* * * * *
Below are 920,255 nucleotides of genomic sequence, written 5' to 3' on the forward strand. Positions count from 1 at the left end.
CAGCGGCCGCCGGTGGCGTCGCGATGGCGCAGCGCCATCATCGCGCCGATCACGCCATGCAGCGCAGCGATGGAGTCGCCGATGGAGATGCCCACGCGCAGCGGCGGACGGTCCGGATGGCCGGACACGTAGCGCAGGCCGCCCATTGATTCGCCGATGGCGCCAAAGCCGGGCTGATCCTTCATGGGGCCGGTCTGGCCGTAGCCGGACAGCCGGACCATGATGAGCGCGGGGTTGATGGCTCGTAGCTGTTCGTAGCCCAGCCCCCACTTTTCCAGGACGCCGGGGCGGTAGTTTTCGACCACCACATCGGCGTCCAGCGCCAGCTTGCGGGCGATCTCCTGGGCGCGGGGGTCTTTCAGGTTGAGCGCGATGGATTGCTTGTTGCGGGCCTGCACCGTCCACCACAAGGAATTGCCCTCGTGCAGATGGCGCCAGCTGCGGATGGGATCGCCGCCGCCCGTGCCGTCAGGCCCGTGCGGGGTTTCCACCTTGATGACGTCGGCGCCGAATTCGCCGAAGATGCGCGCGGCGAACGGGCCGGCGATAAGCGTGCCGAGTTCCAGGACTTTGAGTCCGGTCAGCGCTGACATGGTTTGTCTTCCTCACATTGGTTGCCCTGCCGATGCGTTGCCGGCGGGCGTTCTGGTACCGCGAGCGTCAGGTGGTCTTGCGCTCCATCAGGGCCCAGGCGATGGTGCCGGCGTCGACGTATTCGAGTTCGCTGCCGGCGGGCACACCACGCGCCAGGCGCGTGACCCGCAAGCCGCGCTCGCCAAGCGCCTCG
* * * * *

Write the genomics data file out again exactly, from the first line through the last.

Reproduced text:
Below are 920,255 nucleotides of genomic sequence, written 5' to 3' on the forward strand. Positions count from 1 at the left end.
CAGCGGCCGCCGGTGGCGTCGCGATGGCGCAGCGCCATCATCGCGCCGATCACGCCATGCAGCGCAGCGATGGAGTCGCCGATGGAGATGCCCACGCGCAGCGGCGGACGGTCCGGATGGCCGGACACGTAGCGCAGGCCGCCCATTGATTCGCCGATGGCGCCAAAGCCGGGCTGATCCTTCATGGGGCCGGTCTGGCCGTAGCCGGACAGCCGGACCATGATGAGCGCGGGGTTGATGGCTCGTAGCTGTTCGTAGCCCAGCCCCCACTTTTCCAGGACGCCGGGGCGGTAGTTTTCGACCACCACATCGGCGTCCAGCGCCAGCTTGCGGGCGATCTCCTGGGCGCGGGGGTCTTTCAGGTTGAGCGCGATGGATTGCTTGTTGCGGGCCTGCACCGTCCACCACAAGGAATTGCCCTCGTGCAGATGGCGCCAGCTGCGGATGGGATCGCCGCCGCCCGTGCCGTCAGGCCCGTGCGGGGTTTCCACCTTGATGACGTCGGCGCCGAATTCGCCGAAGATGCGCGCGGCGAACGGGCCGGCGATAAGCGTGCCGAGTTCCAGGACTTTGAGTCCGGTCAGCGCTGACATGGTTTGTCTTCCTCACATTGGTTGCCCTGCCGATGCGTTGCCGGCGGGCGTTCTGGTACCGCGAGCGTCAGGTGGTCTTGCGCTCCATCAGGGCCCAGGCGATGGTGCCGGCGTCGACGTATTCGAGTTCGCTGCCGGCGGGCACACCACGCGCCAGGCGCGTGACCCGCAAGCCGCGCTCGCCAAGCGCCTCG